Hopes that the p53 gene would help to stratify cancer patients into different groups for more tailored therapy are also not being realised. One of the co-discoverers of p53 wrote in 2009: ‘The discovery that p53 has a pivotal role in cell killing by DNA-damaging agents, many of which are in routine use for cancer chemotherapy, gave rise to the expectation that TP53 mutation status would prove to be a reliable predictor of therapy response and patient prognosis. However, these expectations have not yet been fulfilled, probably reflecting the complex genetic nature and extensive diversity of individual tumours.’

This is an argument that Animal Aid has made before. Simplistic animal models, which involve turning off biological pathways or key chemical reactions (by ‘knocking out’ certain genes), do not reflect the far more complex behaviour and genetics of human cancers. This is partly why these models are so poorly predictive. In addition, p53 is not just a cancer-suppressing gene. Its presence in the human genome, thousands of years before cancer became a disease of such significance for our own species, points to a much wider role. Studies have demonstrated that the gene could play an important role in female fertility, development, stem cell division and ageing. These aspects are simply not studied in single outcome, short-lived animal cancer victims.

Despite the failure to translate animal research into clinical progress, the p53 gene is still the subject of countless hours of research work (in 2009, there were ‘nearly 50,000 PubMed-listed publications so far and a steady flow of new ones entering cyberspace every week’). A fortune has undoubtedly been spent funding such programmes. The real reason for its popularity is probably not its hypothetical, endlessly postponed clinical benefits, but its trendiness – ‘in the early part of the last decade of the twentieth century, p53 was recognized as a major tumour suppressor and became a most fashionable gene and protein to study – a fashion that remains today’. Researchers in the field remain shameless in their hyperbole, despite decades of experimentation yielding, at best, paltry benefits to cancer patients.

‘Research with mice has been essential for providing information about p53. When scientists bred mice with a defective version of this gene, they found that they were very susceptible to cancer, proving that p53 is important in the development of the disease.’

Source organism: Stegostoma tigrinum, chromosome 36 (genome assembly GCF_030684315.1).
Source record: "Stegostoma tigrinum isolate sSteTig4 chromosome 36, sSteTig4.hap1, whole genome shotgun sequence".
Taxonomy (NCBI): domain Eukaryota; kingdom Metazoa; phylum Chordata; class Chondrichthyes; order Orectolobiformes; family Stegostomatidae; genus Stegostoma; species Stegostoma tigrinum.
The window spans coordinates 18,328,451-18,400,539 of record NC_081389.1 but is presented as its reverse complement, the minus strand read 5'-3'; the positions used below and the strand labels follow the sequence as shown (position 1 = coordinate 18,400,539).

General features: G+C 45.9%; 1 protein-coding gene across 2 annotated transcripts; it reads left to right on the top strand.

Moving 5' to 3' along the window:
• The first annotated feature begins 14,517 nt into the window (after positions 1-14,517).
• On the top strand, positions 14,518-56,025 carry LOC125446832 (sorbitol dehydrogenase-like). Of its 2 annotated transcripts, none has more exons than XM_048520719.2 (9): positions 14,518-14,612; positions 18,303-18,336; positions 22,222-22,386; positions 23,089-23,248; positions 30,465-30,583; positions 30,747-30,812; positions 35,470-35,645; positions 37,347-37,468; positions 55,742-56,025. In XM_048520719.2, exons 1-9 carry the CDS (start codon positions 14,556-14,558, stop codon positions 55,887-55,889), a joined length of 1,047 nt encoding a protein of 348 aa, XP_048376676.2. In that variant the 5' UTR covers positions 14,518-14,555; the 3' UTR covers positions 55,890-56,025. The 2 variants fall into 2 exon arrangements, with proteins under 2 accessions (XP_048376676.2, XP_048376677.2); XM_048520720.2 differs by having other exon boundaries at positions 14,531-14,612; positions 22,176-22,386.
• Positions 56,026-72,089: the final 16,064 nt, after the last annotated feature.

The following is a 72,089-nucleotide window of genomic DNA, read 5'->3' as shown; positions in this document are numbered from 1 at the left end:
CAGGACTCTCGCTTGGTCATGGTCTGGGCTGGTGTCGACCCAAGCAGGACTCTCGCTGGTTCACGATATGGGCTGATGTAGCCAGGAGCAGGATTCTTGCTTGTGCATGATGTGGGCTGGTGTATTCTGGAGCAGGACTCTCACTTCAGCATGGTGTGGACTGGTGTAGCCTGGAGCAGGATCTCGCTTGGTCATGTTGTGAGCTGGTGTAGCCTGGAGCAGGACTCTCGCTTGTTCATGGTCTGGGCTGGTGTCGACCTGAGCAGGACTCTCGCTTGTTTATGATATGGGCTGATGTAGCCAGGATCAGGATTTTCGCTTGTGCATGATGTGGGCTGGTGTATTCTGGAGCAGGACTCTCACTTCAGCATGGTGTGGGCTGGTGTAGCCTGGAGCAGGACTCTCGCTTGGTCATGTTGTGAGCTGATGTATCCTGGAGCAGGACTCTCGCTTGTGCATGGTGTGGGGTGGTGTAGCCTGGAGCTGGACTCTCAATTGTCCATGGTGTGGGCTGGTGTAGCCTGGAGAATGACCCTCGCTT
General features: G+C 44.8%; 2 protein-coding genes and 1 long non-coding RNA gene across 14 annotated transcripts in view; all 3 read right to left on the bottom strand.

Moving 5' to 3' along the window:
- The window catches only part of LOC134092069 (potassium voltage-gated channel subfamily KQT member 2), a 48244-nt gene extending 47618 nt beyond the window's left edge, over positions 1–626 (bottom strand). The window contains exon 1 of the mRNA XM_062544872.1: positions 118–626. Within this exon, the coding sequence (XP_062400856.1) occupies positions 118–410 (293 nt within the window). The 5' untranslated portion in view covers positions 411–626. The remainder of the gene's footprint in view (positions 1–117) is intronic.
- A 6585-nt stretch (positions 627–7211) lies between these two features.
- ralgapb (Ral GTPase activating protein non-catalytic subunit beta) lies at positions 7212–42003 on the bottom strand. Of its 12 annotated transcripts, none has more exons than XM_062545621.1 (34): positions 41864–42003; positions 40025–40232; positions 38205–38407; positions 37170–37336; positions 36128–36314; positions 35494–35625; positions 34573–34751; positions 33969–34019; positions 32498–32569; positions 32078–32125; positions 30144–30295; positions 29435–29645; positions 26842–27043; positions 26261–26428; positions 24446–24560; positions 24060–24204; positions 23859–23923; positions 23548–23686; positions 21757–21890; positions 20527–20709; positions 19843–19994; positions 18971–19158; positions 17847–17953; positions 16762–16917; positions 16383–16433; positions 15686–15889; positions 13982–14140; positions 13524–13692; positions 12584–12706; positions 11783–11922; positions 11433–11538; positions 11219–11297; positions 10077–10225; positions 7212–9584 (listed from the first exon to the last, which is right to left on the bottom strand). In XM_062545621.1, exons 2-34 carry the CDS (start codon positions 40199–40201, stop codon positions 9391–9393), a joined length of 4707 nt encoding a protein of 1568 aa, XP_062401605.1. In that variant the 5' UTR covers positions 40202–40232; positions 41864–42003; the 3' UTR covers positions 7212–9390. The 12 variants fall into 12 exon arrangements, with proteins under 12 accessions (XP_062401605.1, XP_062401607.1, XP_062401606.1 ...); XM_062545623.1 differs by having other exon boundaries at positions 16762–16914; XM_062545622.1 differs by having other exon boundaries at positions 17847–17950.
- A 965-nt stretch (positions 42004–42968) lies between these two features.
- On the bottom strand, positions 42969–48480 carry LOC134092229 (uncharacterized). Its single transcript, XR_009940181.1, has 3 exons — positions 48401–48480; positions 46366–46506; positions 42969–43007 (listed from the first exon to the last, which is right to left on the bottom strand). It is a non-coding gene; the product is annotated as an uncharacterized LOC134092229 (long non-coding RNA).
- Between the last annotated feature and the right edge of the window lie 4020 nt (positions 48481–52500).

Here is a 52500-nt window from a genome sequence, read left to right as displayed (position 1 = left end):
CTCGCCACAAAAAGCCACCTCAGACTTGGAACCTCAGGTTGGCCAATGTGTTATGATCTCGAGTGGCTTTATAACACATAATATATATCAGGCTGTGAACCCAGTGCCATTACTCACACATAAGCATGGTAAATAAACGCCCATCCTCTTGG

This is again a highly contestable assertion – leaving aside the issue of clinical benefit. The initial discoveries about p53, although made during animal experiments, suggested that it was an oncogene (a cancer promoter), when in fact the opposite was true. Later, several mouse leukaemia experiments purported to show support for this hypothesis, although with hindsight this was far from being the case. The anomalous findings were disregarded as ‘exceptions to particular models’. Animal models of disease seem to facilitate this kind of selective interpretation, in line with the prevailing medico-scientific orthodoxy. Unexpected or inconvenient data are easier to disregard as the subjects are only ‘models’, and therefore prone to idiosyncrasies.

Furthermore, it is clear that human cell cultures and tissues have been used throughout the research history of p53, running parallel to the mouse experiments. What is to be done when cell cultures suggest a different conclusion from genetically engineered mice? How essential is the mouse data then to be regarded? A lead researcher commented in 2009:

‘Although studies in cultured cells have provided a rich body of seemingly impeccable evidence for the pivotal importance of p53 post-translational modifications, many of these conclusions are challenged by data from mutant Trp53 knock-in mice. It is these confusing results that will need to be reconciled over the next 10 years.’

Lastly, it was discovered that the p53 gene is lost or mutated in human colorectal tumours, and other human-derived cancer cells, before the knockout mice experiments that ‘proved that p53 is important in the development of the disease’. Similarly, the discovery that p53 mutations cause the human Li-Fraumeni syndrome (a very rare hereditary condition, characterised by early-onset of a wide range of malignancies) predated the mouse experiments by two years.

(Full references for quoted passages are available on request.)